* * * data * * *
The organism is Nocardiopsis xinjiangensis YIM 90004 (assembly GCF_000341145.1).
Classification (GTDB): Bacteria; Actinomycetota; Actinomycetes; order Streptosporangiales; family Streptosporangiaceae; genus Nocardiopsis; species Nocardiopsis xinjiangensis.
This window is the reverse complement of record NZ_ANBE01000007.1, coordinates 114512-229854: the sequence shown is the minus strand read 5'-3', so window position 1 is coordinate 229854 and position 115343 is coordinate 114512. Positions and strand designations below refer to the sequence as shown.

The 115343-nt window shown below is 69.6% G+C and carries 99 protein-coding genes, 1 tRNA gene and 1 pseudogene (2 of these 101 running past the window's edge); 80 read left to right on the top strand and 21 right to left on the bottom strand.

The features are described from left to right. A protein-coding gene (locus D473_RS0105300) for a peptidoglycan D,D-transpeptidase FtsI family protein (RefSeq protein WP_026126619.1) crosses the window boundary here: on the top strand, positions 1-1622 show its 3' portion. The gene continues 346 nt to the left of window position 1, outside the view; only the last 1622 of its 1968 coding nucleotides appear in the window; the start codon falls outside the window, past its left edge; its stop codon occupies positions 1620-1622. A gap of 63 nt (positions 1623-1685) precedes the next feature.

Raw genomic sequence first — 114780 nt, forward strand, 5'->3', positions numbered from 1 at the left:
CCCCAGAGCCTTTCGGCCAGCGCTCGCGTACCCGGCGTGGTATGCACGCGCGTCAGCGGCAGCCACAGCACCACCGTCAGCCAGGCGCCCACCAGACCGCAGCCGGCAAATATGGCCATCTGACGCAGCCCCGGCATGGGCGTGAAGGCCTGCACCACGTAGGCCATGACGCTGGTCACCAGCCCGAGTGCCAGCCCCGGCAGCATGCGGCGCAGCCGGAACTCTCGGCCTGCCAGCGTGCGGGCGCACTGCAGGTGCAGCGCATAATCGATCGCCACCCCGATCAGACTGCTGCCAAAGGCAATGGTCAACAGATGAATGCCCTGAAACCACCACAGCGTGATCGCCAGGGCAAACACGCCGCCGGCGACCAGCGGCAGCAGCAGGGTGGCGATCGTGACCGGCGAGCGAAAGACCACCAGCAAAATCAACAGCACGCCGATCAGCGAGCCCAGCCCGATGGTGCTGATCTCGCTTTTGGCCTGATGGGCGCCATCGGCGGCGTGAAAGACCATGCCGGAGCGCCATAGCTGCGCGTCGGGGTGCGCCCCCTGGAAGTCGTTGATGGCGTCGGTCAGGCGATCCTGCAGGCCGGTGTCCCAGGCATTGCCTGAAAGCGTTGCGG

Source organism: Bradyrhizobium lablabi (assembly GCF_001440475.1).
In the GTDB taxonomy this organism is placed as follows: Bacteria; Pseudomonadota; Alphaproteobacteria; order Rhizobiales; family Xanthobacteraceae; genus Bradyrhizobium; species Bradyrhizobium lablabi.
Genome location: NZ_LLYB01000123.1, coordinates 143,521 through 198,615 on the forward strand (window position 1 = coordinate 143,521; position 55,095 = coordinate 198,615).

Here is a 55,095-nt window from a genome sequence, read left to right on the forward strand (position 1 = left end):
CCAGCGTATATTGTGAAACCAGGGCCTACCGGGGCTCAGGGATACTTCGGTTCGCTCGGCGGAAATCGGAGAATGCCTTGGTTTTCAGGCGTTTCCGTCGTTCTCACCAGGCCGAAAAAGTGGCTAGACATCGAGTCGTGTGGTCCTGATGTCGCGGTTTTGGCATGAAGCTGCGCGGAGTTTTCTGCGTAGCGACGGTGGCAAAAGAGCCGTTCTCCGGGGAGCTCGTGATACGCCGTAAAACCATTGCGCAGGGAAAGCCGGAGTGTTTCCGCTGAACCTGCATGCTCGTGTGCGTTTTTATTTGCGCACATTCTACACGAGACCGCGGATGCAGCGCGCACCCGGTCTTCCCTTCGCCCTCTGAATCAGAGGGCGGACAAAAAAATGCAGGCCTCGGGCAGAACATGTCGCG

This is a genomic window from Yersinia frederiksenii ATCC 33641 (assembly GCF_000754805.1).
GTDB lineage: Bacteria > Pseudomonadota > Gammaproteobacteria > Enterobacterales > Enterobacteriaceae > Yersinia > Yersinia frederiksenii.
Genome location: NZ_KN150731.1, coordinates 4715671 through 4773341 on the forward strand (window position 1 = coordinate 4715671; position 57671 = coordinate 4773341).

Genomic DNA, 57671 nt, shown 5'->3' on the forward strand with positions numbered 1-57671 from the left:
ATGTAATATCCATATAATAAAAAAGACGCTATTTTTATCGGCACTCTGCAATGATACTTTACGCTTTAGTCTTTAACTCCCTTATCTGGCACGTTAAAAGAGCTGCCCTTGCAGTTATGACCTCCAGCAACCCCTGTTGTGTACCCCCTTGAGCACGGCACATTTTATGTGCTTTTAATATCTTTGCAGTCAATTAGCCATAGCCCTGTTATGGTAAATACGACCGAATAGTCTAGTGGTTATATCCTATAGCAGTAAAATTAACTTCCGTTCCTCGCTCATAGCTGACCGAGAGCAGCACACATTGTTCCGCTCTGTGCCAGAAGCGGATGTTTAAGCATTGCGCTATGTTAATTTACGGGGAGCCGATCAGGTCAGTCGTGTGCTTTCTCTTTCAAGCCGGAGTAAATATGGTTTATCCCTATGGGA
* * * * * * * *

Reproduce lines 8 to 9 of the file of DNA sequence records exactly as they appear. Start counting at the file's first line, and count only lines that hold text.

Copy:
Source organism: Bradyrhizobium lablabi (assembly GCF_001440475.1).
In the GTDB taxonomy this organism is placed as follows: Bacteria; Pseudomonadota; Alphaproteobacteria; order Rhizobiales; family Xanthobacteraceae; genus Bradyrhizobium; species Bradyrhizobium lablabi.